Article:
DXC technology (DXC – Free Report) has hired financial advisers after receiving takeover interest, Bloomberg reported on Wednesday citing people familiar with the matter. Following the reports, shares of the global systems integrator and solutions provider rose as high as 9% before ending Wednesday’s trading session with a 1.8% gain.
Citing unnamed sources, Bloomberg revealed that at least one private equity firm has approached the Ashburn, VA-based company to discuss an acquisition deal. However, the financial news agency said it was unclear whether the company was open for sale or not.
This is not the first time DXC has received a takeover proposal. In early 2021, the company received an unsolicited, preliminary and non-binding proposal to acquire all of its shares from French technology services provider Atos SE. However, DXC later rejected the offer stating that it was insufficient.
What Is DXC’s Takeover Target?
We believe that DXC’s impressive transformation journey from a struggling highly leveraged company to a high-growth business-oriented firm makes it a profitable acquisition target.
DXC was formed through the merger of Computer Sciences Corporation (“CSC”) and Enterprise Services Division of Hewlett Packard Enterprise (HPE – Free Report) that ended on Apr 1, 2017. While CSC was founded in 1959, Hewlett Packard Enterprise came into being after the split of the former Hewlett Packard Company on Nov 1, 2015.
CSC, prior to the completion of the merger, took on additional debt. This increased DXC’s total long-term liabilities, thereby increasing the interest expense burden while limiting its scope for investing in growth opportunities.
To overcome this situation, DXC used debt refinancing and divestment as well as spin-off of non-core assets. The strategy significantly reduced its outstanding debt level to $3.87 billion as of June 30, 2022, from $10.33 billion as of June 30, 2020. Its interest expenses fell to $37 million in the first quarter of fiscal 2022 from $106 million in first quarter of fiscal 2020. .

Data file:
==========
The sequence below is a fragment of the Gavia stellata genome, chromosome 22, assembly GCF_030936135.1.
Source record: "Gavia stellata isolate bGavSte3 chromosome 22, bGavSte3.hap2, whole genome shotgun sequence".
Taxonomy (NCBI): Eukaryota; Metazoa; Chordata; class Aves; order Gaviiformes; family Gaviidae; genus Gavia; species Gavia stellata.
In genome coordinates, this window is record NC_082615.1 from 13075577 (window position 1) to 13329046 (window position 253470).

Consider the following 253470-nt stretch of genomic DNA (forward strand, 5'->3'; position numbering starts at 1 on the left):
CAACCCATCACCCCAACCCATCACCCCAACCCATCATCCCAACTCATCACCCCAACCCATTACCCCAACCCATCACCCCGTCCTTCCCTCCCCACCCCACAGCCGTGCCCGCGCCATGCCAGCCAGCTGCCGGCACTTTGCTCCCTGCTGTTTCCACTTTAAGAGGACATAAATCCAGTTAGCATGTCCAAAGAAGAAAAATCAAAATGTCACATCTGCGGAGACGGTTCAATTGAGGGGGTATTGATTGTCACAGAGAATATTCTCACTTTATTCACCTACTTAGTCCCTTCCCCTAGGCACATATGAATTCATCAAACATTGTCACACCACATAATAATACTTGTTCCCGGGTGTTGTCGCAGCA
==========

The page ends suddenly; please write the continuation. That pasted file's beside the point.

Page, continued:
The divestment and spin-off of non-core assets improved DXC’s focus on its core businesses. It also enhances the company’s ability to execute acquisition strategies in high-growth businesses, including enterprise software-as-a-service, technology security solutions, and autonomous driving.
In August 2019, the company acquired independent service management and security solutions provider Syscom. Taking the lead Service Today (NOW – Free Report partner) helps DXC strengthen its position as a leading serviceNow solutions provider throughout the Nordics region.
Furthermore, in April 2020, the company’s digital strategy and software engineering arm, Luxoft, completed the acquisition of mobility systems developer, CMORE Automotive. This acquisition helped DXC enhance its capabilities in the Autonomous Drive/Advanced Driver Assistance Systems (AD/ADAS) space.
Additionally, DXC depends on partnerships to enhance its offerings. Notably, the company is looking to expand its networking-based infrastructure with the benefits of VMwareby (VMW – Free Report) hybrid cloud offerings. The move helped DXC Technology strengthen its position in the virtualization server market. The partnership with VMware also enabled DXC to offer an efficient and enhanced hybrid IT environment to drive performance.
Thanks to restructuring initiatives, the company’s non-GAAP net income margin improved 200 basis points to 5.5% in fiscal 2022 from 3.5% in fiscal 2021. Additionally, non-GAAP earnings is up 44.1% year over year to $3.50 per share in fiscal 2022.
Attractive Valuations Make DXC an Acquisition Target
Technology has been among the most battered sectors amid a broader market sell-off this year so far. However, this sell-off in the broader equity market led to a massive correction in the stock prices of several technology companies. These companies are considered extremely overvalued in the top sector in 2021. With this correction, several tech stocks are currently trading below their 52-week highs and at an attractive value as well , despite the strong basis.
In our opinion, DXC is among the most underperforming stocks in the technology space. Shares of DXC have fallen 14.4% year-to-date and at yesterday’s closing price of $27.54, the stock is 30.5% lower than its 52-week high of $39.65 reached on Feb 9, 2022.
Moreover, the stock is currently trading at a forward 12-month price-to-earnings multiple of 6.75, which is significantly lower than the five-year high of 12.97 as well as the Zacks IT Services industry average of 27.49 .
DXC’s strength of fundamentals and solid prospects along with attractive valuations likely made the undisclosed private equity firm consider the acquisition.
Currently, DXC, Hewlett Packard Enterprise, ServiceNow and VMware each have a Zacks Rank #3 (Hold). Shares of HPE, NOW and VMW fell 20.2%, 38.2% and 4.3%, respectively. You see the complete list of Zacks #1 Rank (Strong Buy) stocks today here.